A Novel Automated Financial Transaction System Using Natural Language Processing

  • Sachin AgarwalEmail author
  • Prasenjit Mukherjee
  • Baisakhi Chakraborty
  • Debashis Nandi
Conference paper
Part of the Advances in Intelligent Systems and Computing book series (AISC, volume 921)


This paper proposes an automated financial transaction system (AFTS) that accepts a natural language transaction from a user in a query-response model that will be automatically converted to corresponding journal and ledger entries. This model uses the POS tags assigned to each token in a transaction to determine the name of account associated with the transaction and insert them in semantic table. The Journal and ledger entries will be produced from the semantic table. The type of transaction means debit or credit detection is dependent on relationship attributes in the semantic table. The proposed system generates journal and ledger entries from natural language transaction text in automated way. The proposed model uses a well-organized database to store keywords that helps to determine the account name and the type of transaction in time of semantic analysis.


AFTS Financial Transaction System Natural language query Query-Response Model Automated accounting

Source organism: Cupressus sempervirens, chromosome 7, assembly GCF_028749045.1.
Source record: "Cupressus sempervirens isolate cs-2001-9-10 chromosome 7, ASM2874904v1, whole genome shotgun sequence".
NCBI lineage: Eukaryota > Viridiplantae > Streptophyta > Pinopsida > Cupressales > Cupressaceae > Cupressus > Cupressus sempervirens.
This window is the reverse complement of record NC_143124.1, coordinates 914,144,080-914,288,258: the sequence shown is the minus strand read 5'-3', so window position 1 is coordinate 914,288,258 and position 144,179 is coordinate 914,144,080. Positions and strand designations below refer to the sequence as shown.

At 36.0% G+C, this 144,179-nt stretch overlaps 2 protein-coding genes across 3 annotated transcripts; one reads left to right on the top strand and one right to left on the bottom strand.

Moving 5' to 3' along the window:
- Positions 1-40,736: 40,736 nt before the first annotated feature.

1. 1.
    Pagrut, A., Pakmode, I., Kariya, S., Kamble, V.: Haribhakta, Y: Automated SQL query generator by understanding a natural language statement. Int. J. Nat. Lang. Comput. (IJNLC) 7(3), 1–11 (2018)CrossRefGoogle Scholar
  2. 2.
    Kunte, A.S., Hasbe, A., Chavan, A., Patil, K.: Natural language query processing. Int. Res. J. Eng. Technol. (IRJET) 5(3), 2731–2733 (2018)Google Scholar
  3. 3.
    Mukherjee, P., Chakraborty, B.: Automated knowledge provider system with natural language query processing. IETE Tech. Rev. 33(5), 525–538 (2016)CrossRefGoogle Scholar
  4. 4.
    NLTK 3.0 Documentation. Accessed 06 May 2018
  5. 5.
    Loper, E., Bird, S.: NLTK: The Natural Language Toolkit. In: ETMTNLP ‘02 Proceedings of the ACL-02 Workshop on Effective tools and Methodologies for Teaching Natural Language Processing and Computational Linguistics, Philadelphia, Pennsylvania, vol. 1, pp. 63–70 (2002)Google Scholar
  6. 6.
    Yumusak, S., Dogd, E., Kodaz, H.: Tagging accuracy analysis on part-of-speech taggers. J. Comput. Commun. 2, 157–162 (2014)CrossRefGoogle Scholar
  7. 7.
    Akers, G.A., Kuno, S.: Automated system for generating natural language translations that are domain-specific, grammar rule-based and/or based on part-of speech. US6278967B1. cited by, Logovista Corp, 31 August 1992
  8. 8.
    Abebe, S.L., Tonella, P.: Natural language parsing of program element names for concept extraction. In: IEEE 18th International Conference on Program Comprehension (ICPC), pp. 156–159. University of Minho, Braga, Minho, Portugal (2010)Google Scholar
  9. 9.
    Iswandi, I., Suwardi, I.S., Maulidevi, N.U.,: Designing rules for accounting trans-action identification based on Indonesian NLP. In: Annual Applied Science and Engineering Conference (AASEC), Bandung, Indonesia, vol. 180, no. 1 (2016)Google Scholar

Copyright information

© Springer Nature Switzerland AG 2020

Authors and Affiliations

  • Sachin Agarwal
    • 1
    Email author
  • Prasenjit Mukherjee
    • 1
  • Baisakhi Chakraborty
    • 1
  • Debashis Nandi
    • 1
  1. 1.Department of Computer Science and EngineeringNational Institute of TechnologyDurgapurIndia

Personalised recommendations